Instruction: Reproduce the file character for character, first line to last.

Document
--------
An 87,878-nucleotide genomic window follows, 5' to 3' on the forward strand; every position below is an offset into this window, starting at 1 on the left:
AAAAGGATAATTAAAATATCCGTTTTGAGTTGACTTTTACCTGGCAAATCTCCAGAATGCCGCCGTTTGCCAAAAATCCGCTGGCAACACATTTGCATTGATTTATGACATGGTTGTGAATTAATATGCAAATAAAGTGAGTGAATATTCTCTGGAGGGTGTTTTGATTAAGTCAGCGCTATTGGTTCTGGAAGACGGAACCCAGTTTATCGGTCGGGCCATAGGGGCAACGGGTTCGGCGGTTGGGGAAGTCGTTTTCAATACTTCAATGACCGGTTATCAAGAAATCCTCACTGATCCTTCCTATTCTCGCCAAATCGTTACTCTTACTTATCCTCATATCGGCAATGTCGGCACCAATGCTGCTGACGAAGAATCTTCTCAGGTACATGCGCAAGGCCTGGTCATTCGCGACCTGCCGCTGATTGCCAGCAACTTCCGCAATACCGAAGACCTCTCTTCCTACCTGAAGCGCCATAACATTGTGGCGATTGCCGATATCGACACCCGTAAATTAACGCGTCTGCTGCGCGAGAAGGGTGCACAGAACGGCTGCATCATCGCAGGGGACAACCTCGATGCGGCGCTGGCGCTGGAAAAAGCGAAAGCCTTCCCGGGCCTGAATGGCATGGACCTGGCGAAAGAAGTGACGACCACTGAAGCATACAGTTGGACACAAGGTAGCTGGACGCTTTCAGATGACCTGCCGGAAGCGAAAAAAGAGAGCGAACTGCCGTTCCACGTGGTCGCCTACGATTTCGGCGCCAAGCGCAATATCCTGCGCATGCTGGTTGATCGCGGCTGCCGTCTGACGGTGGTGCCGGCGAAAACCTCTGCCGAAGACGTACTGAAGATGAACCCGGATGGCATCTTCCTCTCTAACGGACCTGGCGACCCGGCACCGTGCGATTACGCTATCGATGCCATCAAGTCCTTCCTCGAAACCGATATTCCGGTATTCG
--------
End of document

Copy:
An 87,878-nucleotide genomic window follows, 5' to 3' on the forward strand; every position below is an offset into this window, starting at 1 on the left:
AAAAGGATAATTAAAATATCCGTTTTGAGTTGACTTTTACCTGGCAAATCTCCAGAATGCCGCCGTTTGCCAAAAATCCGCTGGCAACACATTTGCATTGATTTATGACATGGTTGTGAATTAATATGCAAATAAAGTGAGTGAATATTCTCTGGAGGGTGTTTTGATTAAGTCAGCGCTATTGGTTCTGGAAGACGGAACCCAGTTTATCGGTCGGGCCATAGGGGCAACGGGTTCGGCGGTTGGGGAAGTCGTTTTCAATACTTCAATGACCGGTTATCAAGAAATCCTCACTGATCCTTCCTATTCTCGCCAAATCGTTACTCTTACTTATCCTCATATCGGCAATGTCGGCACCAATGCTGCTGACGAAGAATCTTCTCAGGTACATGCGCAAGGCCTGGTCATTCGCGACCTGCCGCTGATTGCCAGCAACTTCCGCAATACCGAAGACCTCTCTTCCTACCTGAAGCGCCATAACATTGTGGCGATTGCCGATATCGACACCCGTAAATTAACGCGTCTGCTGCGCGAGAAGGGTGCACAGAACGGCTGCATCATCGCAGGGGACAACCTCGATGCGGCGCTGGCGCTGGAAAAAGCGAAAGCCTTCCCGGGCCTGAATGGCATGGACCTGGCGAAAGAAGTGACGACCACTGAAGCATACAGTTGGACACAAGGTAGCTGGACGCTTTCAGATGACCTGCCGGAAGCGAAAAAAGAGAGCGAACTGCCGTTCCACGTGGTCGCCTACGATTTCGGCGCCAAGCGCAATATCCTGCGCATGCTGGTTGATCGCGGCTGCCGTCTGACGGTGGTGCCGGCGAAAACCTCTGCCGAAGACGTACTGAAGATGAACCCGGATGGCATCTTCCTCTCTAACGGACCTGGCGACCCGGCACCGTGCGATTACGCTATCGATGCCATCAAGTCCTTCCTCGAAACCGATATTCCGGTATTCG